Wibbly-Wobbly, Timey-Wimey Stuff: Benedictine Monasticism and the Sanctification of Time

In early 2014, I realized something needed to change in my life.

I was regularly working twelve to fourteen hours a day, sometimes going a month without taking a single day off. I had a moment of clarity while sitting in my office at 2 o’clock in the morning on a Saturday. At first, I felt proud of myself for being such a hard worker, but then I thought, “Wait a minute, this is insane. Who does this?”

After returning from my second trip to the emergency room with stress-related illness, I decided that I needed to find a better sense of balance in my life. I thought, “Who understands balance and rhythm? Monks! I wonder if there’s a monastery somewhere near me?”

A Google search revealed that I lived a mere forty-minute drive away from St. Gregory’s Abbey, an Episcopal Benedictine monastery in Three Rivers, Michigan. Without even calling home to check with my wife, I called and booked a week-long retreat in April.

That week changed my life. Sitting in the abbey church, I felt quiet on the inside for the first time ever. I had long felt an attraction to contemplative Christian spirituality, but had never given myself permission to stop long enough to try it.

The first insight I gleaned from the Benedictines is a different conception of time than I had previously held. To quote the British sci-fi series Doctor Who:

“People assume that time is a strict progression of cause to effect, but actually, from a non-linear, non-subjective viewpoint – it’s more like a big ball of wibbly-wobbly, timey-wimey stuff.”

I had presumed that time is a line, progressing inexorably from Point A to Point B. As one who exists on this timeline, my goal was success: asserting my powers of will to make the timeline go in the direction I wanted.

What I learned from the monks is that time is actually a circle, or perhaps a spiral. Making the daily rounds of the Divine Office and the Mass, we keep going around and around, returning to the same point in the liturgy again and again. It wouldn’t be all that far-off to say that the Eucharist itself is a form of “time-travel”, wherein the Church in finds herself gathered around the table with Christ and his Apostles at the Last Supper. Saints and angels from all of time and space gather with us in the Paschal mystery. Likewise, the hours of the Divine Office are often called “the sanctification of time.”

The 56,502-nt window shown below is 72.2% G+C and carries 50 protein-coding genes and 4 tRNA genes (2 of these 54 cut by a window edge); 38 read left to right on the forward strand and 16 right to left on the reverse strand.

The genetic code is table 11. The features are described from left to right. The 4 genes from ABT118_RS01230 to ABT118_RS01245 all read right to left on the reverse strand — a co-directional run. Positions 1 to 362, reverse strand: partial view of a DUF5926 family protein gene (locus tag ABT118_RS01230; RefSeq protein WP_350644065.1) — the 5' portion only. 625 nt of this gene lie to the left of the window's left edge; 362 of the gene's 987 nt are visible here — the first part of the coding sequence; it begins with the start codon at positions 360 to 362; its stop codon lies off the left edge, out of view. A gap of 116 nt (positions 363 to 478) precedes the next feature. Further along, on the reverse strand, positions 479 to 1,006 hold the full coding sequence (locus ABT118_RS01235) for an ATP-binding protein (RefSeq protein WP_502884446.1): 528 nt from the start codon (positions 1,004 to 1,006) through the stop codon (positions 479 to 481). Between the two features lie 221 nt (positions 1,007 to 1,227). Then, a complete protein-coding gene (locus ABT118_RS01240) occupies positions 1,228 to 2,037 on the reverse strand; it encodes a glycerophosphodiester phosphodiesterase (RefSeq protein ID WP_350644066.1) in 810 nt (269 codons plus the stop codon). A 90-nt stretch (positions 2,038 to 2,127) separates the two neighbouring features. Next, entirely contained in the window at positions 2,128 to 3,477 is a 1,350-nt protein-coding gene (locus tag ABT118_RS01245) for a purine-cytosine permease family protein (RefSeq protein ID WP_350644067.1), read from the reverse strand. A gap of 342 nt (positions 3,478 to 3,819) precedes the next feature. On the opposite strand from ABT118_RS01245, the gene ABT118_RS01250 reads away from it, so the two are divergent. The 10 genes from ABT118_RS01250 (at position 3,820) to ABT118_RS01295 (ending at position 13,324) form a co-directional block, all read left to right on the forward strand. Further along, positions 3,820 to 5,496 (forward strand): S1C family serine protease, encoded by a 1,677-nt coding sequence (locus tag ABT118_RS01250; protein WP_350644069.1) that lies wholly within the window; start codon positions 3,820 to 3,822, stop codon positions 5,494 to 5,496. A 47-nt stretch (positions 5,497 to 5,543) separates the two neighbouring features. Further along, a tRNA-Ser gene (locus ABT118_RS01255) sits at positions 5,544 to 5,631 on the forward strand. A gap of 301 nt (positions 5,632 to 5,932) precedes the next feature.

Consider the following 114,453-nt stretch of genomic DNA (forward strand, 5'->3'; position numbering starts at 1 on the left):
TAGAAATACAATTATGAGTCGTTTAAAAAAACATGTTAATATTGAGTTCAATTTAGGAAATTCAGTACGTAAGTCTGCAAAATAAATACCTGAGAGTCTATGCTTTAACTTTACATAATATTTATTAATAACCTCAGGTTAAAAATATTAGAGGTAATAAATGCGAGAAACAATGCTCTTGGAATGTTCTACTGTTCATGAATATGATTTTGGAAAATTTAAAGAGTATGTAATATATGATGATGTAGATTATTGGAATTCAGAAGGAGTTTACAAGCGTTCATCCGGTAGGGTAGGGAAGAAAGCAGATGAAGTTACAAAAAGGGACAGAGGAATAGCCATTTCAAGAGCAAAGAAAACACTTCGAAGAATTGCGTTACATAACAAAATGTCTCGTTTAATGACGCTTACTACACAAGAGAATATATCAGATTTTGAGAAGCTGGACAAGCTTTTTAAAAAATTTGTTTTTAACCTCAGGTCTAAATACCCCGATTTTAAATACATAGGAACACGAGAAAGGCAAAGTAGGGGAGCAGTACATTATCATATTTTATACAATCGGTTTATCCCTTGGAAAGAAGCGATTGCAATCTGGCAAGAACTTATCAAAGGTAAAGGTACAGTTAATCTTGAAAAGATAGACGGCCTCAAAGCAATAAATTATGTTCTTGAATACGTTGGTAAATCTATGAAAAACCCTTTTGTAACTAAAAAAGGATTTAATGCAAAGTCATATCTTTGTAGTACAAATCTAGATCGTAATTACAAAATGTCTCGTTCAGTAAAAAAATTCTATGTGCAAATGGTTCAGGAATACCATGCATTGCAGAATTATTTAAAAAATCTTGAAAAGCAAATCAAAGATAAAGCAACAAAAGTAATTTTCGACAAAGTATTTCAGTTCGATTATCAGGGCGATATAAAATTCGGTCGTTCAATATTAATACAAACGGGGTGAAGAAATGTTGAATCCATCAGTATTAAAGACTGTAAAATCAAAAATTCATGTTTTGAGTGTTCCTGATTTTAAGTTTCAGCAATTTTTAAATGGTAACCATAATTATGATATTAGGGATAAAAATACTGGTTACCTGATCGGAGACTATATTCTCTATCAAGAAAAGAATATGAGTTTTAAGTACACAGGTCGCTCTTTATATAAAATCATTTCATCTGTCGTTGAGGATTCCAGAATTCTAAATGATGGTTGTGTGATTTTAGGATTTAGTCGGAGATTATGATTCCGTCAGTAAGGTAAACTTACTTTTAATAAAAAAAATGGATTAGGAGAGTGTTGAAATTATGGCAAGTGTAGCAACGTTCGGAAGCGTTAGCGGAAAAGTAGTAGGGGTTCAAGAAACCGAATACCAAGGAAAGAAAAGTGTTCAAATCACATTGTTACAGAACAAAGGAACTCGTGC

The goal of history in this circular vision of time is not success, but faithfulness. We return to the same points again and again. We cannot go forward without going around. This is very much in-tune with the circular rhythms of the natural world. Day follows night as the planet rotates. We pass through the lunar and seasonal phases as we go around the sun, year after year. The monks mark the passage of time with prayer, pausing to feel the earth twisting and turning beneath their feet. They return to the hours of the Office and the Mass in order to renew their conscious contact with the Source of motion. It is their faithfulness to this daily rhythm that makes them monks.

Between the hours, the earth continues rotating and revolving. There are periods of work and rest: guests need attending to, meals need to be prepared and eaten, dishes need to be washed, buildings need repair, books need to be written and read, library shelves need to be dusted, leaves need to be raked, snow needs to be shoveled, but the spiral rhythm remains constant. A symphony is just a jumbled mess of noise without the pauses and rests between the notes.

This is the first insight I learned from my time with the monks at St. Gregory’s. It has changed the way I approach my life at work and at home. Time is not a line, but a spiral. The goal is not success, but faithfulness. One can only move forward by going around.

And now, if you’ll excuse me, it’s time for me to step away from this computer screen and go recite one of the Hours.


There are no words

Came across this video on Facebook, shared by the Society for Eastern Rite Anglicanism (SERA).

This is Psalm 51 (50 in the Septuagint), chanted in Aramaic, which is the language that Jesus Christ himself spoke. Words are inadequate to describe the power of this moment. My hair stood on end, I gasped twice, I got chills in my spine, and had tears in my eyes.